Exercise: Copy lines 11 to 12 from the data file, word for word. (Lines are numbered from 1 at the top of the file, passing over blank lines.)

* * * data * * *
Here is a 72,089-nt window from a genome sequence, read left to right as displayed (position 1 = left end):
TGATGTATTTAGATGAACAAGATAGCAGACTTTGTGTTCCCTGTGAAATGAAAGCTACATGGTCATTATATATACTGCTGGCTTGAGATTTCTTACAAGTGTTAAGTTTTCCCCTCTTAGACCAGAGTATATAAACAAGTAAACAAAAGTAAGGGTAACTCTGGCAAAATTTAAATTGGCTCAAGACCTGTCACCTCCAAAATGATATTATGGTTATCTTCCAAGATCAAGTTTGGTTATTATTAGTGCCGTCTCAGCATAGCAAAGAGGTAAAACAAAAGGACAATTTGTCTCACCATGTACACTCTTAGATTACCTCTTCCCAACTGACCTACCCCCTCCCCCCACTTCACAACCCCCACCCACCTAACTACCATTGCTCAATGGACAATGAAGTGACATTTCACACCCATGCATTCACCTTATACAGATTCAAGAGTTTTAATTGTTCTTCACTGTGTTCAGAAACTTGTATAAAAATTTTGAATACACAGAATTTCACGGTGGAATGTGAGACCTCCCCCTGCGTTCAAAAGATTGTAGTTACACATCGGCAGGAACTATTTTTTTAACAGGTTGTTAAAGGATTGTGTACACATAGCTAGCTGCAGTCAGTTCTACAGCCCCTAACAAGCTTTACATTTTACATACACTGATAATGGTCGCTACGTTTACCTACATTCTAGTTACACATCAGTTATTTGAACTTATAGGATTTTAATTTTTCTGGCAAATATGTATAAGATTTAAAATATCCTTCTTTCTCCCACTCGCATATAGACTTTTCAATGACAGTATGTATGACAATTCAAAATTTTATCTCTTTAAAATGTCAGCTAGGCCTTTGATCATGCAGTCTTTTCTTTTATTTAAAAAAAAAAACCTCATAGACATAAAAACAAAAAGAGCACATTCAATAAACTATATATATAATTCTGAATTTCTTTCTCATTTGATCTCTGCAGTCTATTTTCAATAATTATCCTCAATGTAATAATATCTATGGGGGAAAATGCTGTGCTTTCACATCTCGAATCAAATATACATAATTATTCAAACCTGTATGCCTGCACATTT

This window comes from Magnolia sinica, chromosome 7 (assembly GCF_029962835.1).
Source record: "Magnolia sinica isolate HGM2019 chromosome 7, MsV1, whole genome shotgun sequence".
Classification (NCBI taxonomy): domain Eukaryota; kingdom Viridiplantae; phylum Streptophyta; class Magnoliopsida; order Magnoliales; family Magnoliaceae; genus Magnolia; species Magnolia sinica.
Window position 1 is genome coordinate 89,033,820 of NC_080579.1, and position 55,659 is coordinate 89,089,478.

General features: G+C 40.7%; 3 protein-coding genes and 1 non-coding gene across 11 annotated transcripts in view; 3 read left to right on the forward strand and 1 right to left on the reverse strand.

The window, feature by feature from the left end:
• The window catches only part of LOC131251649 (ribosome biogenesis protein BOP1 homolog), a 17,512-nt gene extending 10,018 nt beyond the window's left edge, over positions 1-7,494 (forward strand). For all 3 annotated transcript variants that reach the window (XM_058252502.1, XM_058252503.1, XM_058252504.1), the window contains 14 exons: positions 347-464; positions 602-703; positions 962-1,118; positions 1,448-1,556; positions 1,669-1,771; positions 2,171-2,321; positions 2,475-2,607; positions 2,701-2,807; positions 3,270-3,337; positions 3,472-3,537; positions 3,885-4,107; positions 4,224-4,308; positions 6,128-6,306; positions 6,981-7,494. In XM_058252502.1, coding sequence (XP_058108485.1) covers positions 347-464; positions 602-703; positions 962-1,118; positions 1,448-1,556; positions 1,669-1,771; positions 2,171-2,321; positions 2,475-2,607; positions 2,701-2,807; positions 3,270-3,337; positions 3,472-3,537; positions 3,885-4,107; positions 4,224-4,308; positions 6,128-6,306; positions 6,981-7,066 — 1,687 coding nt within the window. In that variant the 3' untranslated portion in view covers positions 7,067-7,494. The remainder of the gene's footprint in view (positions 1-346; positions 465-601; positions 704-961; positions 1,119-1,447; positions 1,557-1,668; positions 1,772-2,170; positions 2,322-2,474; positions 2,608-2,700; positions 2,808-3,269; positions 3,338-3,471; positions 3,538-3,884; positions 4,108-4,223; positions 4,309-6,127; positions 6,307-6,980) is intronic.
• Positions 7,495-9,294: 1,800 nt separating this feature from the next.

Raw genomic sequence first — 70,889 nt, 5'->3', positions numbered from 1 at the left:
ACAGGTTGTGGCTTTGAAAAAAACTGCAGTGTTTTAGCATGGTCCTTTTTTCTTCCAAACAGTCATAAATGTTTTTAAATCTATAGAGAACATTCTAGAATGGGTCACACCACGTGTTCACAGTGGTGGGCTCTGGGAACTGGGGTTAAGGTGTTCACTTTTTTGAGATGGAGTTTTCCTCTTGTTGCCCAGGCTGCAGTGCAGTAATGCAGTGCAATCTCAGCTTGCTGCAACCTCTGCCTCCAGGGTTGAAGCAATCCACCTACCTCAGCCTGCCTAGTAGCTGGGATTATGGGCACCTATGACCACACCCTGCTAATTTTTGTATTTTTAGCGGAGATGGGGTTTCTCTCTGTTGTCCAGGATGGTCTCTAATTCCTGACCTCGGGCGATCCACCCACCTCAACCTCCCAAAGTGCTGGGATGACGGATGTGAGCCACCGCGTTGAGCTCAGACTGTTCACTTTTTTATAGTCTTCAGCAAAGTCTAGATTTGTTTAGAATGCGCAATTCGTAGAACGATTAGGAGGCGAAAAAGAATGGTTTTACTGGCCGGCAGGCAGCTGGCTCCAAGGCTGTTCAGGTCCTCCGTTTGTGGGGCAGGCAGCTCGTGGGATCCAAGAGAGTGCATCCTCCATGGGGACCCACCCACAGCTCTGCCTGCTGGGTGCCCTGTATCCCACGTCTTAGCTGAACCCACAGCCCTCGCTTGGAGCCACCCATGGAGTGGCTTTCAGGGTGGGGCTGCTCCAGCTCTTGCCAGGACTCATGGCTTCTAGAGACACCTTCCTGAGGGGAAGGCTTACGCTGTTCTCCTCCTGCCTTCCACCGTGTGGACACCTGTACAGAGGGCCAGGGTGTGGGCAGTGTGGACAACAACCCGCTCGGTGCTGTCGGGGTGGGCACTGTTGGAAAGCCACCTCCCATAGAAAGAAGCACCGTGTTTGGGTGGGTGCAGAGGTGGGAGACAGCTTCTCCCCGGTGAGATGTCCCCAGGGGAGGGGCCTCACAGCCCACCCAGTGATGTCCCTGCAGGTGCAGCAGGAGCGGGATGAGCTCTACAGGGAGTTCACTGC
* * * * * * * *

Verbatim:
Raw genomic sequence first — 70,889 nt, 5'->3', positions numbered from 1 at the left:
ACAGGTTGTGGCTTTGAAAAAAACTGCAGTGTTTTAGCATGGTCCTTTTTTCTTCCAAACAGTCATAAATGTTTTTAAATCTATAGAGAACATTCTAGAATGGGTCACACCACGTGTTCACAGTGGTGGGCTCTGGGAACTGGGGTTAAGGTGTTCACTTTTTTGAGATGGAGTTTTCCTCTTGTTGCCCAGGCTGCAGTGCAGTAATGCAGTGCAATCTCAGCTTGCTGCAACCTCTGCCTCCAGGGTTGAAGCAATCCACCTACCTCAGCCTGCCTAGTAGCTGGGATTATGGGCACCTATGACCACACCCTGCTAATTTTTGTATTTTTAGCGGAGATGGGGTTTCTCTCTGTTGTCCAGGATGGTCTCTAATTCCTGACCTCGGGCGATCCACCCACCTCAACCTCCCAAAGTGCTGGGATGACGGATGTGAGCCACCGCGTTGAGCTCAGACTGTTCACTTTTTTATAGTCTTCAGCAAAGTCTAGATTTGTTTAGAATGCGCAATTCGTAGAACGATTAGGAGGCGAAAAAGAATGGTTTTACTGGCCGGCAGGCAGCTGGCTCCAAGGCTGTTCAGGTCCTCCGTTTGTGGGGCAGGCAGCTCGTGGGATCCAAGAGAGTGCATCCTCCATGGGGACCCACCCACAGCTCTGCCTGCTGGGTGCCCTGTATCCCACGTCTTAGCTGAACCCACAGCCCTCGCTTGGAGCCACCCATGGAGTGGCTTTCAGGGTGGGGCTGCTCCAGCTCTTGCCAGGACTCATGGCTTCTAGAGACACCTTCCTGAGGGGAAGGCTTACGCTGTTCTCCTCCTGCCTTCCACCGTGTGGACACCTGTACAGAGGGCCAGGGTGTGGGCAGTGTGGACAACAACCCGCTCGGTGCTGTCGGGGTGGGCACTGTTGGAAAGCCACCTCCCATAGAAAGAAGCACCGTGTTTGGGTGGGTGCAGAGGTGGGAGACAGCTTCTCCCCGGTGAGATGTCCCCAGGGGAGGGGCCTCACAGCCCACCCAGTGATGTCCCTGCAGGTGCAGCAGGAGCGGGATGAGCTCTACAGGGAGTTCACTGC